How to Promote the Perfect Blog Post

As you might recall, a while back I told you how to write the perfect blog post. Now that you’ve written the blog post and you posted it on your blog (which, I hope, is using the perfect WordPress theme, it is very important that you promote your blog post.

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Let’s say that you’ve written a great blog post and you want it to “stand out from the crowd” so to speak… and have a chance of other people finding out about it, right? Especially if it’s a very timely blog post with some sort of breaking news or something that you think can “go viral” or get others to link to it and talk about it, maybe even on Twitter.

Along with Twitter, Digg, Reddit, and other social media websites, Google’s blog search can even bring in some great traffic to your blog. And it’s a great source of links: many bloggers use it to find other blog posts to link to when they’re doing their research for a blog post. Did you know that Google recently updated their blog search algorithm? You might take note of something that Google’s Jeremy Hylton recently said: “One important changes is that we’re processing new links much faster, so the post that breaks a story and gets a lot of links is more likely to become the lead story.” So, just like I’ve been saying for a while now, the first to get the marketshare of links is going to be the winner in the long run, not only in blog search but also in the organic search engine rankings.

So, after you’ve written the perfect blog post, here is how to promote the perfect blog post, in several pretty easy steps:

1. Go on over to your Twitter account and tweet about it. Tell others that you’ve just written a new blog post. Tweet something like “New blog post: How to Promote Your Blog Post http://tinyurl.com/r478xa. If you’ll notice, I’ve included a link directly to the blog post. I like to tweet about the new blog post because it’s really kind of a courtesy tweet to all of my followers. If you give them a “heads up” and a link directly to the blog post, there’s a chance that someone might want to submit it to one of the social networking sites.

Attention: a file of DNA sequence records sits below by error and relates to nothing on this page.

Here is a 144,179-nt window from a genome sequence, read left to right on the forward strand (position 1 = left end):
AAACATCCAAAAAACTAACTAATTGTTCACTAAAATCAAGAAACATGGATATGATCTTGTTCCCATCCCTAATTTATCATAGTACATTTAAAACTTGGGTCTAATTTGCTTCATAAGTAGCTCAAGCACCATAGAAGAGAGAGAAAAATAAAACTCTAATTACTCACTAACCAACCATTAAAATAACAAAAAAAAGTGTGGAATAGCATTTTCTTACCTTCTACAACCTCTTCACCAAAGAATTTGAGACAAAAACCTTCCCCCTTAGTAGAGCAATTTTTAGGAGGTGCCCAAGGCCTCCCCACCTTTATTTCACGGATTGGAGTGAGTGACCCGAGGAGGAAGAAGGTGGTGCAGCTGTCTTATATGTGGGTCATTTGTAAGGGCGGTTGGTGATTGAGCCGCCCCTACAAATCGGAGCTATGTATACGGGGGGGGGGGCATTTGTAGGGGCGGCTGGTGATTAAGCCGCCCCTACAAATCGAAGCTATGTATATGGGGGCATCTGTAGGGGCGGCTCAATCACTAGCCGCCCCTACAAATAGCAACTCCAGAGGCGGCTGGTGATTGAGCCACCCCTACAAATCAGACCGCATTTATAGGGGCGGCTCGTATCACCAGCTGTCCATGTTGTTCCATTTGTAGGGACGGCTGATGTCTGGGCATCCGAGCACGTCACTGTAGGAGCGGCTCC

2. Go to Mixx.com and submit it. It’s important to get your blog post indexed quickly and to get a link to it quickly, as soon as possible after you post your blog post to your blog. I prefer to add it to Mixx because mixx.com is one of the few social bookmarking websites that do not use the “nofollow” tag. Links supposedly “count” there, and the link will get crawled pretty quickly.

3. Make a list of alternative headlines (titles) for your blog post. This is extremely important, especially since Google has been cracking down on duplicate content more and more. They’ve even been looking at the social bookmarking sites. If the same title appears on 12 different social bookmarking sites, with the same exact description, would you count every single site as a link to the blog post? Probably not, it’s a form of duplicate content. I prefer to make at least 5 different titles of the blog post, all of them different than the actual blog post itself. So, for this blog post, here are some possible titles:
Promoting the Perfect Blog Post
Promote Your Blog Post
Promoting a Blog Post
How to Promote Your Blog Post
Promote Your Blog Post after Writing It
Always Promote Your Blog Post

Later on, when you promote your blog post on different social bookmarking sites and mention it to others, you’ll need to make sure that you use a different title or “headline”. You never know which version will catch someone’s eye, and you don’t want to be caught for “duplicate content”.

4. Make a list of alternative descriptions. Just like the title or headline of the blog post, you will need a unique description for your blog post when you submit it to the various social bookmarking sites. You can use an excerpt from your blog post (usually it’s about 2 or 3 sentences long). Make some longer than others, though, and that you’re using different ways to describe your blog post. If you can sum it up in one sentence, that’s great. Some social bookmarking sites let you submit longer descriptions than others, so having a very long one and copying and pasting some of the text and removing other sentences might help. I usually use notepad to write the descriptions, and I always make sure that I am not using “quotes” or ‘apostrophes’ in the description because those characters can get messed up pretty easily.